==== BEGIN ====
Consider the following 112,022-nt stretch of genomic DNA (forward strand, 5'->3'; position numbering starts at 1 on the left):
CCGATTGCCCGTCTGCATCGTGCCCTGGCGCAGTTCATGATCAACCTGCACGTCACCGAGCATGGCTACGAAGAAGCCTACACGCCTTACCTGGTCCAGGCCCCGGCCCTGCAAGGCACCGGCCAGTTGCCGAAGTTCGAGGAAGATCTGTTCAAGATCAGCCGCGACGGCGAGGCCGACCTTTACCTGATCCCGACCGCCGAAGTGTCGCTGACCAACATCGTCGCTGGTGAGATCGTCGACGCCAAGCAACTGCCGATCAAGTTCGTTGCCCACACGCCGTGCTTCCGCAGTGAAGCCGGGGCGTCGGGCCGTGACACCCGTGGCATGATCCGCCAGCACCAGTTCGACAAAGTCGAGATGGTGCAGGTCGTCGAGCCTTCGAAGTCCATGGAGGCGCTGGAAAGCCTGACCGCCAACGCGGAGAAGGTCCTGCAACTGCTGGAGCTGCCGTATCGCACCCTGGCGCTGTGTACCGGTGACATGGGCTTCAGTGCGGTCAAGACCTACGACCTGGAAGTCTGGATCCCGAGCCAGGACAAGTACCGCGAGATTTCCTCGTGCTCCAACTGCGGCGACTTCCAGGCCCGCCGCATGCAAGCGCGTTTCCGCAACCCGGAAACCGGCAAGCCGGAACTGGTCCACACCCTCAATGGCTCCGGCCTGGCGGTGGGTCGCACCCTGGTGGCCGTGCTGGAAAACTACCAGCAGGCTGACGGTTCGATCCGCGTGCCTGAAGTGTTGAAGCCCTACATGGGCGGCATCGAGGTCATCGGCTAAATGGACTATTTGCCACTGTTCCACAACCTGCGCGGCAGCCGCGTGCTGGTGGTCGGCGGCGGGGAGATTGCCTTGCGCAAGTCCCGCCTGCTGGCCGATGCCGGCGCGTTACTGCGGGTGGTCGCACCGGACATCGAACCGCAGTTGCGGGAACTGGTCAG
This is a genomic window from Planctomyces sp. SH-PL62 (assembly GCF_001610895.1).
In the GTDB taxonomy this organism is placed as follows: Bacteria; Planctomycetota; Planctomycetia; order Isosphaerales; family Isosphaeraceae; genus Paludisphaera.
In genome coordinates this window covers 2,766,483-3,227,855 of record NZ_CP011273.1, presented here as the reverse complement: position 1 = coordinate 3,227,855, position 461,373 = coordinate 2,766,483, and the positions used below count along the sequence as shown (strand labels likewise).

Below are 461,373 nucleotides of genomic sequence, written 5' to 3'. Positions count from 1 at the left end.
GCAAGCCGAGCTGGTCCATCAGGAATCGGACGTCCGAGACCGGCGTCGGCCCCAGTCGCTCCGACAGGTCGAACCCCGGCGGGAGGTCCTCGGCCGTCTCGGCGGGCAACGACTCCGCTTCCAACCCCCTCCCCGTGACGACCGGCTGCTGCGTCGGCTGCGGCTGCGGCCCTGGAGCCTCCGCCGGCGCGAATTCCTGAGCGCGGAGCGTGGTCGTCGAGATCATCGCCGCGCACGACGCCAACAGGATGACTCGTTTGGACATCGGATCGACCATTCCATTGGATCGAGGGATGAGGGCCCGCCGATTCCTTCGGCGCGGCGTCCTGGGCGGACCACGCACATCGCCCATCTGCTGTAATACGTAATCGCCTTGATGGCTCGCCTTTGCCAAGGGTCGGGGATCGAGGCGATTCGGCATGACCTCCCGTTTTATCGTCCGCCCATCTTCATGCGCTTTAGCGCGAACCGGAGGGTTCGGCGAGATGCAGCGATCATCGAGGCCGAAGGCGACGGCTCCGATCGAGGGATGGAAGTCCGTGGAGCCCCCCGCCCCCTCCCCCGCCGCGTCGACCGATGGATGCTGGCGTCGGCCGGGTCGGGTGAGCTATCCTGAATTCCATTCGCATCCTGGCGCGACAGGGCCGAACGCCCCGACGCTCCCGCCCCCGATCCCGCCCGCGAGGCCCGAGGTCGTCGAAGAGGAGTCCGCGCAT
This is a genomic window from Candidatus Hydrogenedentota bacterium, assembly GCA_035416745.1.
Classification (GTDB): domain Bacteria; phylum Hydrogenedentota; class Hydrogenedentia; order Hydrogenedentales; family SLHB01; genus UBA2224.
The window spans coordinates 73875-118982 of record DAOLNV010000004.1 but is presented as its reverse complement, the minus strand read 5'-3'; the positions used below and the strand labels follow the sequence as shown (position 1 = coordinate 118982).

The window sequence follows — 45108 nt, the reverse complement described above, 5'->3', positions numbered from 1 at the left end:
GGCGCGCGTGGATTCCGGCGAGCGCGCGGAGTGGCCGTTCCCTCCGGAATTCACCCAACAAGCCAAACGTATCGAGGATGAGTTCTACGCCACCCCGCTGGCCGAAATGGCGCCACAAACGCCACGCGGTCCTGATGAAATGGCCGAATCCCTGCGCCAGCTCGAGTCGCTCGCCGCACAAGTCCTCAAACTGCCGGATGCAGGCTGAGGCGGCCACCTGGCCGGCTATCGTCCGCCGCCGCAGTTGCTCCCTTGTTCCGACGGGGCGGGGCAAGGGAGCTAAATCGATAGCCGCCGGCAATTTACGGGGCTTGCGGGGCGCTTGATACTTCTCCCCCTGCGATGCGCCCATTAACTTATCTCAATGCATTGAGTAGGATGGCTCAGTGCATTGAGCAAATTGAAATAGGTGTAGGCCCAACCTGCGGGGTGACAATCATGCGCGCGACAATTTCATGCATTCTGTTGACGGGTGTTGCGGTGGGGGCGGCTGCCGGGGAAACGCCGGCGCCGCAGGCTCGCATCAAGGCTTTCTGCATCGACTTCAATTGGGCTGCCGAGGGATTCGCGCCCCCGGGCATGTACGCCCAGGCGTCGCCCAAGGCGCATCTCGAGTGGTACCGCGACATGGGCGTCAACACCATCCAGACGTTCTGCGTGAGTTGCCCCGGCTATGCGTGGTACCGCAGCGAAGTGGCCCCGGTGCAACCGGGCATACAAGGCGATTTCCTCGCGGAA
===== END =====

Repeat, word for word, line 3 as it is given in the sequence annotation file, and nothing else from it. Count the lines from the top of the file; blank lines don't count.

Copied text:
This is a genomic window from Planctomyces sp. SH-PL62 (assembly GCF_001610895.1).